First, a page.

A hearing was held on April 29 to review an election grievance that was filed by candidate Cassandra Bratton against Amy Núñez and Mariana Garcia for allegedly speaking to a student organization about their campaign without properly notifying ASEWU. The election board determined that neither candidate had violated any bylaws. Núñez and Bratton are opposing candidates for academic affairs, and Garcia is running for diversity outreach. Bratton said the incident occurred on April 16 when she observed a facebook comment on Garcia and Núñez’s campaign page that she believed indicated they had spoken with the Sigma Lambda Beta fraternity about their campaign. ASEWU bylaw section 206, section 7 indicates that any school club or organization that allows one candidate to speak with its members or pass out campaign materials, must also allow equal opportunity to other candidates who are also running for the same office. After checking the ASEWU’s speaking opportunities and checking with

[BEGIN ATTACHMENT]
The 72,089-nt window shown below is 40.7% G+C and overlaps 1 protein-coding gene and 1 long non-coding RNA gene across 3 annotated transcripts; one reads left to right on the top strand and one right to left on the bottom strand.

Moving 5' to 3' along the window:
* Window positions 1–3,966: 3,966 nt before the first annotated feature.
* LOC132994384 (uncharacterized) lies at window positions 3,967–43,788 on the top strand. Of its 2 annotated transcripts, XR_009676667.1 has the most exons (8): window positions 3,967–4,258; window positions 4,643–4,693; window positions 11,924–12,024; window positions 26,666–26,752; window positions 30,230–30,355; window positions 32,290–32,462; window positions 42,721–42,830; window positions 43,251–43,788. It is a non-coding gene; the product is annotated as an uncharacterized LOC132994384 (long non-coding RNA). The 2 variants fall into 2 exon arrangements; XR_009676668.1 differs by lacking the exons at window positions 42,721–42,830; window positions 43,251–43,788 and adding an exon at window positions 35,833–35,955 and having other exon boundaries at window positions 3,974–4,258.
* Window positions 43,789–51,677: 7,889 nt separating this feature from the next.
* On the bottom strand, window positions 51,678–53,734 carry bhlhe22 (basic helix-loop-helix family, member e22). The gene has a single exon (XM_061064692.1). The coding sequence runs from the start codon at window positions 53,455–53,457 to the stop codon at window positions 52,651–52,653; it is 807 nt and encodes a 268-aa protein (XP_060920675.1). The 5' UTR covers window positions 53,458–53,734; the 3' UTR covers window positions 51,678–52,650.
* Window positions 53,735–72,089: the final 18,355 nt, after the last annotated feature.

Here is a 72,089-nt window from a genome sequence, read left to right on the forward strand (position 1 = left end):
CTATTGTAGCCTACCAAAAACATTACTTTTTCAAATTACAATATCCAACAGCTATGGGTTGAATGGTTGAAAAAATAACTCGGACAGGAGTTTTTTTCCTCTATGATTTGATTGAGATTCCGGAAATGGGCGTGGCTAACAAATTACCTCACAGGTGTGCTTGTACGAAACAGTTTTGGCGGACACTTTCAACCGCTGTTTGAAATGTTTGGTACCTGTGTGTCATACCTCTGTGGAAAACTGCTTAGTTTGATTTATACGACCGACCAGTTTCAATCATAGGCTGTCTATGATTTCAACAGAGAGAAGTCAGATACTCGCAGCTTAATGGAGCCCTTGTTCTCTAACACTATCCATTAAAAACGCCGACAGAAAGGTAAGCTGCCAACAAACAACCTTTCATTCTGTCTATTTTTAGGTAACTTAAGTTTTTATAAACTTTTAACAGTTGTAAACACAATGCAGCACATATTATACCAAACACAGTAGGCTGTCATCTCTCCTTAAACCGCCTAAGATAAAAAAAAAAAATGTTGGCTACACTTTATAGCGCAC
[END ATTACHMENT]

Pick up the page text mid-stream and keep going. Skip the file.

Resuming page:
other candidates Bratton determined that the event was not on the list. Bratton said this incident was not fair because the ASEWU had not been informed of the event more than two days in advance, therefore other candidates were not given the opportunity to speak to the chapter as well. Núñez stated that she and Garcia had visited the fraternity because they were both also members of the Mecha outreach committee responsible for promoting an upcoming immigration reform rally. “The reason we decided to present to them about the march is because they are a Latino based fraternity and [Mecha] has worked with them in the past … and we knew we could count on them for support,” said Garcia. Garcia and Núñez both said all discussions with Sigma Lambda Beta on this occasion were strictly about the rally. Two witnesses from the fraternity were also present to support the claims. The election board stated in their final decision that the candidates were not in violation because it is reasonable to assume that they met with the fraternity to discuss Mecha, not for campaigning purposes.